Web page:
CAVE MOUNTAIN de Benjamin Hale

Benjamin Hale looks into his own family lore to tell the non-fiction stories of two young girls, the Arkansas wilderness, and the strange things that connect them.

by Benjamin Hale
Harper, Fall 2025
(via DeFiore & Company)

© Pete Mauney

Six-year-old Haley, Ben’s second cousin, was out for a hike with her grandparents when she became lost in the vast Arkansas wilderness. The child was lost for three days, and was the subject of an enormous manhunt, with regional media frenzy. She was ultimately found by two local men on mules, who ignored the common wisdom of police and the FBI which would never have led to the girl.

Days later, when calmly back in her parents’ arms, the girl told of the ‘friend’ who helped her find her way through the woods. An apparition clearly not real, but also real enough to show her the way to safety, tell stories with her, keep her calm.

Twenty years earlier, in the same remote spot in the wilderness, a local game warden was out hunting turkeys with a friend when they came across a group of people “acting kinda funny.”

He ran their plates and discovered there was a subpoena out for their arrest. The county sheriff arrived, the people were arrested, and soon the body of a young girl was found nearby, victim of a fundamentalist cult. The similarity between Haley’s description of the apparition, and the murdered girl, is unnerving and extraordinary.

Ben tells the story of both girls—the lost girl with the loving family, and the other who ends up a tragic sacrifice—and how their stories intersect. It’s a story about the arrogance of authority. It’s a story about nature and survival. It’s a story about police, and police corruption, and infighting within police and sheriff’s departments between corrupt and honest actors. Part of it is a courtroom drama. It’s a story about family. It’s a story about the South. It’s a story about religion, about skepticism and faith, getting lost and being found, sin and redemption. It’s ghost story. And it’s a detective story with several different detectives in it, including Benjamin Hale himself, researching the story, retracing the steps of the people involved and putting it all together.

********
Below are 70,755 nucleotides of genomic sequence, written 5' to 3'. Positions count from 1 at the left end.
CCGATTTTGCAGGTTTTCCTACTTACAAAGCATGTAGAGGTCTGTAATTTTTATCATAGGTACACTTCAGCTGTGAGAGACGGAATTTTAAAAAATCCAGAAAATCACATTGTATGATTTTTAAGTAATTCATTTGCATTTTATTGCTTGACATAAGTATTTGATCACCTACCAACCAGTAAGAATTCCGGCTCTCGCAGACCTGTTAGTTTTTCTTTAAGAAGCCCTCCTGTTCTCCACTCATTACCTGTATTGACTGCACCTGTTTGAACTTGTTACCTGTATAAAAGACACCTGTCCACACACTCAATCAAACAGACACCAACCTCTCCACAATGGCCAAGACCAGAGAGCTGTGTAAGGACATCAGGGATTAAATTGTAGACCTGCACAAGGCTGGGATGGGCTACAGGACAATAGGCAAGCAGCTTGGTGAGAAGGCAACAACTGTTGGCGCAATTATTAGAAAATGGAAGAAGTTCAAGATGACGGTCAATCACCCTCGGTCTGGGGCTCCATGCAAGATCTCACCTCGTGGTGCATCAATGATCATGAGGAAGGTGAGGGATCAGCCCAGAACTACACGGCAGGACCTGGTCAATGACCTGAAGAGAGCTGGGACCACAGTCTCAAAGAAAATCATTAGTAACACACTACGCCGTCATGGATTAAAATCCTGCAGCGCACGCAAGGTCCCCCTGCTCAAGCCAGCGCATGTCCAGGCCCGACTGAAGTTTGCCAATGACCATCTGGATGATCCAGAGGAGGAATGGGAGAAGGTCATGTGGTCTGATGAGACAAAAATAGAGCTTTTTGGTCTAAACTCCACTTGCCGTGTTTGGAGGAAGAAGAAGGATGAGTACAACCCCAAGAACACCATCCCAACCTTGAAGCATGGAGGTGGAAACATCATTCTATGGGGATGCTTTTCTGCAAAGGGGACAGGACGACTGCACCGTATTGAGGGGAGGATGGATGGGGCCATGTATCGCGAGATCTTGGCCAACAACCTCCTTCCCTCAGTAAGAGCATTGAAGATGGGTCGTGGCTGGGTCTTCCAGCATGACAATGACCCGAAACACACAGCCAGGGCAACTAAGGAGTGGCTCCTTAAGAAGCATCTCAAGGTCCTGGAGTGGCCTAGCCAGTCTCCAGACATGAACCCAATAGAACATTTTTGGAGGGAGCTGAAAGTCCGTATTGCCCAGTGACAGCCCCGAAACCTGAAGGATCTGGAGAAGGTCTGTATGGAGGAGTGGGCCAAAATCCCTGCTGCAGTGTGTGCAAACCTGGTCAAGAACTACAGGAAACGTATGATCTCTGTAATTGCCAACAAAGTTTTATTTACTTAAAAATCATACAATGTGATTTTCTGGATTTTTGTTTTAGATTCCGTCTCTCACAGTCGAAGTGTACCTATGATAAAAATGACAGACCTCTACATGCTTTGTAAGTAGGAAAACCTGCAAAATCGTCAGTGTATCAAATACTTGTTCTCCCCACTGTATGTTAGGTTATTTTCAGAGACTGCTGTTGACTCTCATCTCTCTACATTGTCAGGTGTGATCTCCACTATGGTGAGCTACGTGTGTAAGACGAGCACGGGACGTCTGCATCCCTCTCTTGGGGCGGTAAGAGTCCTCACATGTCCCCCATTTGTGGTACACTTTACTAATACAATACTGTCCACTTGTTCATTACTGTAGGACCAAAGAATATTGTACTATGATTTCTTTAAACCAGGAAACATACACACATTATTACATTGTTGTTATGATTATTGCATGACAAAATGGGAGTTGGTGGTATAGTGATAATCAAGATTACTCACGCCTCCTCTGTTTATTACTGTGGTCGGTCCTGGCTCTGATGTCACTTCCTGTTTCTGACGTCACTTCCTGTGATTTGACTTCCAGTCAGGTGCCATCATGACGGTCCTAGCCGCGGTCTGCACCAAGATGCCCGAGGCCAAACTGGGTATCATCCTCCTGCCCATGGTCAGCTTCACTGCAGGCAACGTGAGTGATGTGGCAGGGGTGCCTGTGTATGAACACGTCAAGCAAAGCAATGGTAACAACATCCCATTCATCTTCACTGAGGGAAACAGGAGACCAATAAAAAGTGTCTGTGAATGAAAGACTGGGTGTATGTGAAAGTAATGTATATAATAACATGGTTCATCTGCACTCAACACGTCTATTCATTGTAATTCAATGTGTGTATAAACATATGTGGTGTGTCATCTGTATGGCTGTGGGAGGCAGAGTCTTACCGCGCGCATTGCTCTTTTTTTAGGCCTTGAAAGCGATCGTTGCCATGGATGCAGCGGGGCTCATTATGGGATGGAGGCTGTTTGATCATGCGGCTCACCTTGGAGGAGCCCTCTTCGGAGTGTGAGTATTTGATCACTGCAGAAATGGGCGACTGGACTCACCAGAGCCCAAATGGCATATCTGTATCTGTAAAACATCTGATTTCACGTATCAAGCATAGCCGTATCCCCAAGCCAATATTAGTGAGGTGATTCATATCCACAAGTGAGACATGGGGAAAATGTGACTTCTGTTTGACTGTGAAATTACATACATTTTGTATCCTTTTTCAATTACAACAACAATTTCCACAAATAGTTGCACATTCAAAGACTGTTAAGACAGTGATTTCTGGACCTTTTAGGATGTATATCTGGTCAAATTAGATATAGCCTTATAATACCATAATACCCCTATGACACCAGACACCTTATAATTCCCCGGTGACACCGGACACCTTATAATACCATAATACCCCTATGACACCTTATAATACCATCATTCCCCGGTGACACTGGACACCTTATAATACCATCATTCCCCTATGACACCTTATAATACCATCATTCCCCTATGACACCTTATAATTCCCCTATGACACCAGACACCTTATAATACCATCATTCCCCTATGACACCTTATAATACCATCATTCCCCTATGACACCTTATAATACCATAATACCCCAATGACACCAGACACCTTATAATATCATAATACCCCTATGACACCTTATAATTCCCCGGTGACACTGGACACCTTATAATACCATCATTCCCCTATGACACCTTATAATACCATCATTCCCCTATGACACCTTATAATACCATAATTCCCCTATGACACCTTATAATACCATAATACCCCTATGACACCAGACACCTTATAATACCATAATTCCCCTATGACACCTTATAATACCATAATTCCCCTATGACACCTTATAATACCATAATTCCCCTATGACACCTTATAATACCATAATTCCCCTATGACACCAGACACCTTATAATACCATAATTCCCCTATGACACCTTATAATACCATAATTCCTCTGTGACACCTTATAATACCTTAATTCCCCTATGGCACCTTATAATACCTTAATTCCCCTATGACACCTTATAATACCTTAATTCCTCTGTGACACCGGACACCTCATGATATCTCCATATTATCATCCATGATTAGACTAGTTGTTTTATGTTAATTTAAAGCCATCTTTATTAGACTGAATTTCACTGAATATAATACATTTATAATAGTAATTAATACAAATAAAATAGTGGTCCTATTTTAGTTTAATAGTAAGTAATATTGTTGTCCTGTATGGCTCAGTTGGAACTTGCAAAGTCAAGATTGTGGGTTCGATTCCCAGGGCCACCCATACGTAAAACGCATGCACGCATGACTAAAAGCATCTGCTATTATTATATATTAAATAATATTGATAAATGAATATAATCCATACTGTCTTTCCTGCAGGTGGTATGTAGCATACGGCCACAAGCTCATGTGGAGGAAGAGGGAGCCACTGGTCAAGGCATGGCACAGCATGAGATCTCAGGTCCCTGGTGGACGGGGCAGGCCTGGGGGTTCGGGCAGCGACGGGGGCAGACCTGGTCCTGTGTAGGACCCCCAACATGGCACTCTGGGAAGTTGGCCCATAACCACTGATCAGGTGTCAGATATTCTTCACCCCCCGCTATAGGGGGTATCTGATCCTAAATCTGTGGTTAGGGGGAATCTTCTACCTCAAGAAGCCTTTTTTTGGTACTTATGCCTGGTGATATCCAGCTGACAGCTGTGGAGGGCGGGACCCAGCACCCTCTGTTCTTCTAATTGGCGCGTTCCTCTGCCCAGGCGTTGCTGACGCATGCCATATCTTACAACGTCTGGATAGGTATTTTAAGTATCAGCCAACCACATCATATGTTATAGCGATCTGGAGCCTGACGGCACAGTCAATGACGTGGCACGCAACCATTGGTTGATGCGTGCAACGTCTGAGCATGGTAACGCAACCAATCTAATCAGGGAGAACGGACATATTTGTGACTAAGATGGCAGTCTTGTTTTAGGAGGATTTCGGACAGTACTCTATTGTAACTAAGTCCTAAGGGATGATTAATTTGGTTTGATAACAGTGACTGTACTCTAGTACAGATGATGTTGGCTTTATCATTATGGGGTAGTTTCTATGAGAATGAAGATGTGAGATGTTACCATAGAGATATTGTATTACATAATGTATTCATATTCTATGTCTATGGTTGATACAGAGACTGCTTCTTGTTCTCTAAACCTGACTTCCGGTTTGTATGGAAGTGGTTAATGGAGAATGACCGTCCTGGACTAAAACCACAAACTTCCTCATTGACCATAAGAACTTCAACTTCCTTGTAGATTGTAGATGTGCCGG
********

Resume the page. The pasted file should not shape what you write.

Ben’s fiction has been called “an absolute pleasure,” (The New York Times) “a book to screech and howl about, [an] audacious first novel” (The Washington Post), and “a lively page-turner that asks the big questions head on… a noisy, audacious and promising debut.” His narrative non-fiction rises to the same storytelling level and will be a major dramatic and surprising book about family, faith, and redemption.

Benjamin Hale is the author of the novel The Evolution of Bruno Littlemore (Twelve, 2011) and the collection The Fat Artist and Other Stories (Simon & Schuster, 2016). He has received the Bard Fiction Prize, a Michener-Copernicus Award, and nominations for the Dylan Thomas Prize and the New York Public Library’s Young Lions Fiction Award. His writing (both fiction and nonfiction) has appeared, among other places, in Conjunctions, Harper’s Magazine, the Paris Review, the New York Times, the Washington Post, Dissent and the LA Review of Books Quarterly, and has been anthologized in Best American Science and Nature Writing 2013. He is a senior editor of Conjunctions, teaches at Bard College, and lives in a small town in New York’s Hudson Valley.

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